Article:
CT: Absolutely. In creating the series we were passionate about showing a queer family in all its complexity, normalcy and nuance. We’re challenging the idea that this representation doesn’t exist within the genre and isn’t the primary source of conflict within the story. We wanted to show a loving, safe familial unit that was more representative of our experience within the queer community.
AC: I think we’re also challenging the expectations surrounding genre. A devastating crime is handled with comedy and self awareness. Are you allowed to laugh? Are you supposed to find this funny?
I think some people have been shocked at themselves for laughing, but I’m wanting to challenge the audience to approach these very real, sad stories that occur in our community with humanity and action. We laugh sometimes as a way of coping with tragedy. We often band together and heal communities with laughter.
The question on gender: Why was it important for this story to be told by a female non-binary duo?
CT: Female filmmakers generally are massively underrepresented in terms of employment and opportunities within the industry. We were in the extremely fortunate position of being able to tell the exact story that we wanted to tell in the exact way we wanted to tell it. Being entirely self-funded was a massive blessing creatively, but it was also a huge amount of pressure. The accountability stopped with us and the decisions we made on the day. We are hugely passionate about telling this story with the heart and love it deserves, and having the lived experience of these characters was crucial to that succeeding.
AC: My creative identity has been shaped by my gender and accompanying expectations in many ways (certainly not always positively!) and I do believe that my experience as a woman in a highly competitive, male dominated industry was a huge strength in being able to tell Tracey’s story.
I’m so grateful that my co-creator, Chelsea, has such a great understanding of the pressures female filmmakers face and was able to guide me through the process. Having a strong Creative by my side to back my decisions and make me feel supported at every turn was the real reason for the completion of WAT. I’m not sure I would’ve had the same tremendous experience if we didn’t have that mutual support!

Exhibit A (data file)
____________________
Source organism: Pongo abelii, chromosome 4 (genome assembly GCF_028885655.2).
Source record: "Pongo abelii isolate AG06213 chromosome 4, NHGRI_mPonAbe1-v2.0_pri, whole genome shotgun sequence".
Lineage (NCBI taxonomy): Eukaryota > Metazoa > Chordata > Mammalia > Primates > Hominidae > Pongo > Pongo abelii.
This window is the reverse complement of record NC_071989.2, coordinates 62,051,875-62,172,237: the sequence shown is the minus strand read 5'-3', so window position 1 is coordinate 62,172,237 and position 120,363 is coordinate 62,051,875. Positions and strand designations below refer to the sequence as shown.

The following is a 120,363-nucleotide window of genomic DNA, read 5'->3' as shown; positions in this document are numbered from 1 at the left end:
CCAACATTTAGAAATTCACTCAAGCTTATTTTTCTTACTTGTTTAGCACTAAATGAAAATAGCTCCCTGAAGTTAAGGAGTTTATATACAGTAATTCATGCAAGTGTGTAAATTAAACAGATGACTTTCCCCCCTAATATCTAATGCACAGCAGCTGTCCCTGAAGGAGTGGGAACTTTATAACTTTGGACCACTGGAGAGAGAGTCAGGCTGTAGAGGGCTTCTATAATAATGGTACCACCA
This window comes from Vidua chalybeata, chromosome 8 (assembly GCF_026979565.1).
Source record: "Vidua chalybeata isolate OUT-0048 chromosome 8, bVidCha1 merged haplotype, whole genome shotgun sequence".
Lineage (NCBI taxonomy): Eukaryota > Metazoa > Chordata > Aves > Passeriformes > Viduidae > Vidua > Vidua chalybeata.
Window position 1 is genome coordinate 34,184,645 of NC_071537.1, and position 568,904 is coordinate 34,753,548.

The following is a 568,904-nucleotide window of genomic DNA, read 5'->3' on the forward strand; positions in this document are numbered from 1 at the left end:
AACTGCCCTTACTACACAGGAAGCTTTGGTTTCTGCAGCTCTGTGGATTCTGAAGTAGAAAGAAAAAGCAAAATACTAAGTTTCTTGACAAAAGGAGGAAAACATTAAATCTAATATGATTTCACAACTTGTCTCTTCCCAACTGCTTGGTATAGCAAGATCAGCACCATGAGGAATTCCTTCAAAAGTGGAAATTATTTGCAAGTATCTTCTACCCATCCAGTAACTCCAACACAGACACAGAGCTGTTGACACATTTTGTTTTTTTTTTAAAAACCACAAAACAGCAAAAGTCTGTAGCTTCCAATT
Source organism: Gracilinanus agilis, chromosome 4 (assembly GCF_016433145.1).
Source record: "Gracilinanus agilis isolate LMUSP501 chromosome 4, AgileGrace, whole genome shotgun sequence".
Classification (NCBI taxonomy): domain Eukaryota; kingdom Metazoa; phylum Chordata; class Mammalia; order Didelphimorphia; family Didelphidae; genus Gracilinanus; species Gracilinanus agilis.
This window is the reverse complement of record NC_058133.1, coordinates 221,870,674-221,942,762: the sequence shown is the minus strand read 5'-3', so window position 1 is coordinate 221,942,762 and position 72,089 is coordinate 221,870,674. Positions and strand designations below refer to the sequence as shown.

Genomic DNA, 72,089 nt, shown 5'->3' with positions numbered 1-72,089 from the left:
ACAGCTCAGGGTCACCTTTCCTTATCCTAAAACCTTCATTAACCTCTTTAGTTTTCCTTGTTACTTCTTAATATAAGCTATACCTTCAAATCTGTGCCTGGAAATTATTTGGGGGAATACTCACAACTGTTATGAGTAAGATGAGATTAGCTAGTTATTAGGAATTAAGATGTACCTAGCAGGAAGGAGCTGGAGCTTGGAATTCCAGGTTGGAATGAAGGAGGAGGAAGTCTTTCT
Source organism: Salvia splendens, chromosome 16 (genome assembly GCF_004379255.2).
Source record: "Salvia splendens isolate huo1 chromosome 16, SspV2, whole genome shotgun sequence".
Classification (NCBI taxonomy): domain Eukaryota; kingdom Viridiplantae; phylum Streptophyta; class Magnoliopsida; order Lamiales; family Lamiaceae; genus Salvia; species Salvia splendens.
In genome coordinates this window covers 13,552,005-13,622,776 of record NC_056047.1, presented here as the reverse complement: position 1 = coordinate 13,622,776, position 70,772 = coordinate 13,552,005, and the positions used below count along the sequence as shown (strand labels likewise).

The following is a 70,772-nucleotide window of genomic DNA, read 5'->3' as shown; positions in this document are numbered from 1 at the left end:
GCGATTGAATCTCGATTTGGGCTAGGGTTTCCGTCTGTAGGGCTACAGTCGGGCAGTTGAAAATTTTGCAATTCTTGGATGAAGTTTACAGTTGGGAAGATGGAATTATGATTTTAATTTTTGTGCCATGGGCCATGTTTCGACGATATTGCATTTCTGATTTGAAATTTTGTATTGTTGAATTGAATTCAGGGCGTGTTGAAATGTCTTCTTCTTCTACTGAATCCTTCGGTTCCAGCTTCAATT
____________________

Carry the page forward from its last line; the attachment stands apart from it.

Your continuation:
I think it is essential that more female and NB identifying creators are represented and supported in this industry, and I hope that by creating WAT, we are able to help provide more opportunities for these groups into the future.
The question on sexuality: Why is it important to have queer stories told by queer humans?
Representation is the question and issue in the industry right now. The metrics prove that audiences are craving these stories and craving this representation both on the screen and behind the camera. These are authentic, nuanced and complex stories that we’re telling, and our aim is to push the queer storytelling canon forward in ways that mean that our lives as living queer beings are documented in a truthful way. As a producer the only way to do that is to champion queer filmmakers, to pay attention to what is being said and elevate the voices that haven’t been heard before.
The question everyone is desperate to have answered: Why so many keep cups?
CT: The planet is dying!
AC: The least sexy thing on the planet is watching someone sip out of a single use cup. I refused to include this image in our show. To everyone who burdens me with this image in day to day life - do better!
Without A Tracey premieres at the 2020 Queer Screen Mardi Gras Film Festival as part of its Australian Episodic Showcase on February 19th @ 7pm.